Source: SEAMEO BIOTROP's Research Grant | 2005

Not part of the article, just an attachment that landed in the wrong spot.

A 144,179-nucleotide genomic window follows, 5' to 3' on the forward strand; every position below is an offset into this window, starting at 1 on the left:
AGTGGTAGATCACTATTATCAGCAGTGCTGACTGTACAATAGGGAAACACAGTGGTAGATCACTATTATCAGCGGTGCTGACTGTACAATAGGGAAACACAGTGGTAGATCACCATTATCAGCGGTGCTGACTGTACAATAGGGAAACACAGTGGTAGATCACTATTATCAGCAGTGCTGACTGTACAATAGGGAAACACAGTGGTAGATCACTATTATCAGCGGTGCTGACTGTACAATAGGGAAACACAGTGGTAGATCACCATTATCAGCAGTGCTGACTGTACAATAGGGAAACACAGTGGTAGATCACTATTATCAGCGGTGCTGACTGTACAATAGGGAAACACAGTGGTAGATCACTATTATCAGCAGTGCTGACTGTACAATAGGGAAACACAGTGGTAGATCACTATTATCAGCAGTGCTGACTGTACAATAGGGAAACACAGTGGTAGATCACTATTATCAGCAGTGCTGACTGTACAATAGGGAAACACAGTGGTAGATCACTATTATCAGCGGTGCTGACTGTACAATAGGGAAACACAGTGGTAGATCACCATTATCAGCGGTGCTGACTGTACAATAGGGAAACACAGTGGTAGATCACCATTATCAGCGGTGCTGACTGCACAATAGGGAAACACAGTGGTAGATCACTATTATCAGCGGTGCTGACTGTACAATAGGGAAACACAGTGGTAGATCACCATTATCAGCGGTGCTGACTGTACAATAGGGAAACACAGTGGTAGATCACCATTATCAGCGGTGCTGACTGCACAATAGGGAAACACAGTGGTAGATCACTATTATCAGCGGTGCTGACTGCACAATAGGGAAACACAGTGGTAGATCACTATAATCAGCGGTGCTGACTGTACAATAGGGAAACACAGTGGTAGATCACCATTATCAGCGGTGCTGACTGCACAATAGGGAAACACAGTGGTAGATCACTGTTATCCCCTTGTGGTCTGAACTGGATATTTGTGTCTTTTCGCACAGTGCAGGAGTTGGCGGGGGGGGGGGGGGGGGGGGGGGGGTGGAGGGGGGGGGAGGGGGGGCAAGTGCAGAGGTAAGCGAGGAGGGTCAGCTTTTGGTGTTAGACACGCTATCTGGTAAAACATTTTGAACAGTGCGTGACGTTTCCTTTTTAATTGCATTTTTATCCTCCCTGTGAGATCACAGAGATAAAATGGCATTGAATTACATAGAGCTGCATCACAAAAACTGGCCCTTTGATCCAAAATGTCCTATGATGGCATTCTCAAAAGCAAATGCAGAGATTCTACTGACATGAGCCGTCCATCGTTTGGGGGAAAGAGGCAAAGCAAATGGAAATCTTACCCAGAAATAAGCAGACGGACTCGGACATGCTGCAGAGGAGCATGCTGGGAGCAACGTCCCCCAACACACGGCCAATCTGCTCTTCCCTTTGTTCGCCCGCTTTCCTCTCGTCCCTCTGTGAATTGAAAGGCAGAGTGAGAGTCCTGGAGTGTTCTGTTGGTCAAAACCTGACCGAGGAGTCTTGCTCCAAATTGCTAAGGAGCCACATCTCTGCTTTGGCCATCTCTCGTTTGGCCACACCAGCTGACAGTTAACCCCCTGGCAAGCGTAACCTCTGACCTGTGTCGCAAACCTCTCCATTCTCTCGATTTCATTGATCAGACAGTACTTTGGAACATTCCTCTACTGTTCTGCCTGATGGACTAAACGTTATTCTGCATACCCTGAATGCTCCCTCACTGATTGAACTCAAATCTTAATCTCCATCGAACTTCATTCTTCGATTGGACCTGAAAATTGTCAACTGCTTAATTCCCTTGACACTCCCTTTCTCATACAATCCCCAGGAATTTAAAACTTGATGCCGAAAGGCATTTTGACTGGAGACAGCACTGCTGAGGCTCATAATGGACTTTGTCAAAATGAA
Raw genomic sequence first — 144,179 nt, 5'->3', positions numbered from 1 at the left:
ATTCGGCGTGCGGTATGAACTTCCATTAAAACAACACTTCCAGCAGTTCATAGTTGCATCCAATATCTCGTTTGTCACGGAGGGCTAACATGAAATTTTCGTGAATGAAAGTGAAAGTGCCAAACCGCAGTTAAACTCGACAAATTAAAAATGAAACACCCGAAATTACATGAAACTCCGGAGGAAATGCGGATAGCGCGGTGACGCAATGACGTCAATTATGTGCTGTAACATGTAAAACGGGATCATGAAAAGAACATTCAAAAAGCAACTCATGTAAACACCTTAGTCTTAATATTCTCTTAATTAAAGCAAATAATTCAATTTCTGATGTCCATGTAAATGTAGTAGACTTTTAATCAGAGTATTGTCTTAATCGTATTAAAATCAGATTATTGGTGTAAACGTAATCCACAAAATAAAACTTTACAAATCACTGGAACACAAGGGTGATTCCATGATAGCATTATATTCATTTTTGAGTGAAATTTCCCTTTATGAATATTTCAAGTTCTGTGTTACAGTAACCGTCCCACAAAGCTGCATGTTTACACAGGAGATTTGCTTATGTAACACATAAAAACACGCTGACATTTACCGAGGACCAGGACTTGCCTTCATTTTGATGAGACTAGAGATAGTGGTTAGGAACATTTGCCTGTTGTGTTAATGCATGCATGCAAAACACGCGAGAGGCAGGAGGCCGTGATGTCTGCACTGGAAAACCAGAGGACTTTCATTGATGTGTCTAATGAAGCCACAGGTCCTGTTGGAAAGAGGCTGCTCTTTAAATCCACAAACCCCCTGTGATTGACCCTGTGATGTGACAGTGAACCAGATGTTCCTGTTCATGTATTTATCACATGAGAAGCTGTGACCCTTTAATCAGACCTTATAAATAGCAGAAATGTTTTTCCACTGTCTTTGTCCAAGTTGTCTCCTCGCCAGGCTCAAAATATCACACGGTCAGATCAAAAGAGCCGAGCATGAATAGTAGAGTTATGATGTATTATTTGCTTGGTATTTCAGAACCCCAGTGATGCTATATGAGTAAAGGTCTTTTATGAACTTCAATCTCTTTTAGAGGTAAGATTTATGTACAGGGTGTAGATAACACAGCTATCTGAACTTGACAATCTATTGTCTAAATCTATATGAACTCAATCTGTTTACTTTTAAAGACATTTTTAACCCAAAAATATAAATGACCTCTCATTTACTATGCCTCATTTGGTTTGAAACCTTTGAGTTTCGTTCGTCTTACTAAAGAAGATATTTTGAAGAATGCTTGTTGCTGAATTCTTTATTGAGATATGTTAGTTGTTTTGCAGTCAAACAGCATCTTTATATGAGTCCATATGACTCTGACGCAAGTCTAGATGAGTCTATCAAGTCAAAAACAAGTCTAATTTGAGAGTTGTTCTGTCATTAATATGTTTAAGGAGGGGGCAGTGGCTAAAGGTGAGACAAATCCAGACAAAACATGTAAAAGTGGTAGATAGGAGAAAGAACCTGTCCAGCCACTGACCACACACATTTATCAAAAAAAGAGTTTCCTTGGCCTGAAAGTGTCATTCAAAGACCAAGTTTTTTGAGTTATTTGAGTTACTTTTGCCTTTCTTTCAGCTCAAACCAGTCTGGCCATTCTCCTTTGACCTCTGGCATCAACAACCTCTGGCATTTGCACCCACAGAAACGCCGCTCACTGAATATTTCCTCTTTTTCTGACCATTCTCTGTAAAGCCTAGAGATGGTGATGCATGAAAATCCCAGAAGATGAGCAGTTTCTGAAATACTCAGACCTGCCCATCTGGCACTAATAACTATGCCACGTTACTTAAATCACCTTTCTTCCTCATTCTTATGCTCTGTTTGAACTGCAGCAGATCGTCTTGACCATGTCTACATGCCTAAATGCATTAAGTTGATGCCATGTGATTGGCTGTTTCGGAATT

Light gradients within leaves are not included in the model of Farquhar, although a steep light gradient does exist within leaves. For a bifacial leaf, the model shows good agreement with measured data, but for an isobilateral leaf the model may underestimate photosynthesis measured by conventional gas exchange. Isobilateral leaves easily developed when plants were grown in growth chambers where some light were reflected from the growth chamber metal base onto the lower surface of the leaves during growth, resulting in adjustment of the photosynthetic capacity inside the leaves. This could also happen in the field when canopy is very sparse and lower surface of leaves was exposed to reflected light from soil surface. Complications occurred when fitting the light response curves of the electron transport rate, due to the interaction between the quantum yield of electron transport (a2) and the curvature factor (Q). It is suspected that there may be an interaction with the light gradient within the leaf. This manuscript discusses the effect of a light gradient inside a soybean leaf on the estimation of Q. It is shown in the manuscript how the light curves of the isobilateral leaves (at different degree) responded when measured using conventional gas exchange and how it affected the estimation of Q and the electron transport capacity, Jmax. An experiment was conducted to prove the hypothesis that this "out of ordinary" estimate of Q (and hence Jmax) was due to the unmatched distribution of photosynthetic capacity with distribution of absorbed light.
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